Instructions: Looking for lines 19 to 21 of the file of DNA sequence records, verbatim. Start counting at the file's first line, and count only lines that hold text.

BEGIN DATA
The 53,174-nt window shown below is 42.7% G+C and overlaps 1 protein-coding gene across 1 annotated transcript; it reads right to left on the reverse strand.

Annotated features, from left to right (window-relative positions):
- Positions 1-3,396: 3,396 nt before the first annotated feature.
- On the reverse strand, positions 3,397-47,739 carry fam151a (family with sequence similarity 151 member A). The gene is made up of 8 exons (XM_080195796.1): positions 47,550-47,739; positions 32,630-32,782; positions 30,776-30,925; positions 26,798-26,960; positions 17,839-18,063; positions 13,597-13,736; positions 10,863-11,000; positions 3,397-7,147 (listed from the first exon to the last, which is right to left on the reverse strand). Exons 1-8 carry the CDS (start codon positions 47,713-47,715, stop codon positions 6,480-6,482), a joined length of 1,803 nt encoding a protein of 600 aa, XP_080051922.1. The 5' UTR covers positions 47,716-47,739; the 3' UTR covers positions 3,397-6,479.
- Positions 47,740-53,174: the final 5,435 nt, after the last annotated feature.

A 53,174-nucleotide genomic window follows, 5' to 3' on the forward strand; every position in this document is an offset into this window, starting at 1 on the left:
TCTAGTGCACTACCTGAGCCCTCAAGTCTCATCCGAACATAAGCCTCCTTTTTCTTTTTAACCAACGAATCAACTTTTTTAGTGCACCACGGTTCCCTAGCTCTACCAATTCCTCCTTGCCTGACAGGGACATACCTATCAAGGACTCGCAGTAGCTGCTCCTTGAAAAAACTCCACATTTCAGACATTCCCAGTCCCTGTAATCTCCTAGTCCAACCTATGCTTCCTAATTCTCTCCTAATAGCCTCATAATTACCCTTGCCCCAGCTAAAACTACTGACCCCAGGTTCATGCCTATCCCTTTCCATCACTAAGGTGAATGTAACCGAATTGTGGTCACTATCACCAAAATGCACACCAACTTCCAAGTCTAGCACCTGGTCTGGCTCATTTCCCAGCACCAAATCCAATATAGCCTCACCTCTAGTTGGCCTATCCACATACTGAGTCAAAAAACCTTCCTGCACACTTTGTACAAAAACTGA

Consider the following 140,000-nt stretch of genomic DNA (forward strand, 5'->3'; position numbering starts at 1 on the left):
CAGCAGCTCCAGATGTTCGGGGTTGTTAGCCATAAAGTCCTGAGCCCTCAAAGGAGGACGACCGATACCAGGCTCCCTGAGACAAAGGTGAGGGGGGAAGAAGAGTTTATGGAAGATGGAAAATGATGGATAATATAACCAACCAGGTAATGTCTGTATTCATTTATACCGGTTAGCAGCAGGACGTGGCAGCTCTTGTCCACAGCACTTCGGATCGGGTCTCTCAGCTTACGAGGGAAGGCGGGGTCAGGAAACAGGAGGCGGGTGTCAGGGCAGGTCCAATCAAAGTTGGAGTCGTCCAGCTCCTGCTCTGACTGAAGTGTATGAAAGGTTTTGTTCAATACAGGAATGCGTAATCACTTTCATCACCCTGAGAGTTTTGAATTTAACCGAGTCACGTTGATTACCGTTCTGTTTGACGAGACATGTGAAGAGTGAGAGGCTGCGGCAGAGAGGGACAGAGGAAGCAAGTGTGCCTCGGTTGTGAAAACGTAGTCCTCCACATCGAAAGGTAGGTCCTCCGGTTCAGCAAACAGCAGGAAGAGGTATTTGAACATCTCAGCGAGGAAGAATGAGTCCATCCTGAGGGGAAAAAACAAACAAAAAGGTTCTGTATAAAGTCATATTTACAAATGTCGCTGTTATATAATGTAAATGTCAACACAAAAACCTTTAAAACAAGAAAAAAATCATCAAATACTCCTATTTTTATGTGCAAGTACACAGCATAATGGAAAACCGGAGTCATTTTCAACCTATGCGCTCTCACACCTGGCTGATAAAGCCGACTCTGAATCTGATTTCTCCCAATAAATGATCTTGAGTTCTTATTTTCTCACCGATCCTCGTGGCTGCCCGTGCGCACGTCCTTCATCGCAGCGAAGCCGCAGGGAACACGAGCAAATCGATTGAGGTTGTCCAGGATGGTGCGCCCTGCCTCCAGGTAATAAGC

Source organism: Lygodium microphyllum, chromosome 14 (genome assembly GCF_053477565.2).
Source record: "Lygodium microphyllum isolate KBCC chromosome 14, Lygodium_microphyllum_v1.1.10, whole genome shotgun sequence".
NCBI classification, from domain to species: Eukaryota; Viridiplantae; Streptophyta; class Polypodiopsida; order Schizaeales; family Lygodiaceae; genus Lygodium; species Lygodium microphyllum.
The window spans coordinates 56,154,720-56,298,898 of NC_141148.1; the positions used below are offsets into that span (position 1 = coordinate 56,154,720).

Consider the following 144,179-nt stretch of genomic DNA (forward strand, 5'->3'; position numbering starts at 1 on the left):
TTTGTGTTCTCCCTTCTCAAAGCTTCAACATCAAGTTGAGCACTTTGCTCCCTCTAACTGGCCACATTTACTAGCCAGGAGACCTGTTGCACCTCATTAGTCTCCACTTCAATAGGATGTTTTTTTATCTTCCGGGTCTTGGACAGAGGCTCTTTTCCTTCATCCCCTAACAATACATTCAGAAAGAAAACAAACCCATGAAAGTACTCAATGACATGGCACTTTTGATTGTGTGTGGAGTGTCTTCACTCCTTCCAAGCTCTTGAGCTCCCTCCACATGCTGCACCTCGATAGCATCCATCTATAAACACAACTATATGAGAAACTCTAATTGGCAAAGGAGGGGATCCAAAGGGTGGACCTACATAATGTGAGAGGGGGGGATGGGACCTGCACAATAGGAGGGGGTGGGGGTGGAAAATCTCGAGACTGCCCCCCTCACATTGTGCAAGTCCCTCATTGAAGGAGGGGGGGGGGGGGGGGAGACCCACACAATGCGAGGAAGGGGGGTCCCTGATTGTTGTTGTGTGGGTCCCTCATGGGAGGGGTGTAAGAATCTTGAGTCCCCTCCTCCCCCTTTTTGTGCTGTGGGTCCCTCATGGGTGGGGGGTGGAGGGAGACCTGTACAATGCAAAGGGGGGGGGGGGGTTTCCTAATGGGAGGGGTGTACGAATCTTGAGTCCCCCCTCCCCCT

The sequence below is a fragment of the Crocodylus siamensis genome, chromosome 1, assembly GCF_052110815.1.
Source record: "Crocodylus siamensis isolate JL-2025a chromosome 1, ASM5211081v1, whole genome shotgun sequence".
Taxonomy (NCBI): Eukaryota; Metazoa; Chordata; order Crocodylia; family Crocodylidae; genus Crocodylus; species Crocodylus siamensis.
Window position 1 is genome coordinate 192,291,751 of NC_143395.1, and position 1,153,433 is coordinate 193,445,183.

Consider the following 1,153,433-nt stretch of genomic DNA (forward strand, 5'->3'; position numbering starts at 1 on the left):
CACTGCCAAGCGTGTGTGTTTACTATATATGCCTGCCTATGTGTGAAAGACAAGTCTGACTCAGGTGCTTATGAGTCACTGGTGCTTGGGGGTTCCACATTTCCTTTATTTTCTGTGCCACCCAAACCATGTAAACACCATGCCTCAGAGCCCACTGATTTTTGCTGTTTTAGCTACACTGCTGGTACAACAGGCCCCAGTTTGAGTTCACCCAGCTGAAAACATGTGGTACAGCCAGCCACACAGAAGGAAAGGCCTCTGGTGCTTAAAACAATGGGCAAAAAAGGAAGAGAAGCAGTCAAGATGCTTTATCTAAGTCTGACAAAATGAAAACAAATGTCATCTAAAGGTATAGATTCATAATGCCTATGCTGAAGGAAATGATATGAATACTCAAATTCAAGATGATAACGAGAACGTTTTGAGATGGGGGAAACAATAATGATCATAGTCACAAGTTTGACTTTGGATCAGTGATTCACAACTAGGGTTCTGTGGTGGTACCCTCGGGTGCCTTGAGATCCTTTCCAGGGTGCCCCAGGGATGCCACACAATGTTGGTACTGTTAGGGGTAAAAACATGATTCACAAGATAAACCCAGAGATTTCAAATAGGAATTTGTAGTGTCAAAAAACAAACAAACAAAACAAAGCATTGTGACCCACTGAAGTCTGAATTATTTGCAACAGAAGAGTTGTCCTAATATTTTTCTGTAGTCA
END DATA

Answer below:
Window position 1 is genome coordinate 192,291,751 of NC_143395.1, and position 1,153,433 is coordinate 193,445,183.

Consider the following 1,153,433-nt stretch of genomic DNA (forward strand, 5'->3'; position numbering starts at 1 on the left):
CACTGCCAAGCGTGTGTGTTTACTATATATGCCTGCCTATGTGTGAAAGACAAGTCTGACTCAGGTGCTTATGAGTCACTGGTGCTTGGGGGTTCCACATTTCCTTTATTTTCTGTGCCACCCAAACCATGTAAACACCATGCCTCAGAGCCCACTGATTTTTGCTGTTTTAGCTACACTGCTGGTACAACAGGCCCCAGTTTGAGTTCACCCAGCTGAAAACATGTGGTACAGCCAGCCACACAGAAGGAAAGGCCTCTGGTGCTTAAAACAATGGGCAAAAAAGGAAGAGAAGCAGTCAAGATGCTTTATCTAAGTCTGACAAAATGAAAACAAATGTCATCTAAAGGTATAGATTCATAATGCCTATGCTGAAGGAAATGATATGAATACTCAAATTCAAGATGATAACGAGAACGTTTTGAGATGGGGGAAACAATAATGATCATAGTCACAAGTTTGACTTTGGATCAGTGATTCACAACTAGGGTTCTGTGGTGGTACCCTCGGGTGCCTTGAGATCCTTTCCAGGGTGCCCCAGGGATGCCACACAATGTTGGTACTGTTAGGGGTAAAAACATGATTCACAAGATAAACCCAGAGATTTCAAATAGGAATTTGTAGTGTCAAAAAACAAACAAACAAAACAAAGCATTGTGACCCACTGAAGTCTGAATTATTTGCAACAGAAGAGTTGTCCTAATATTTTTCTGTAGTCA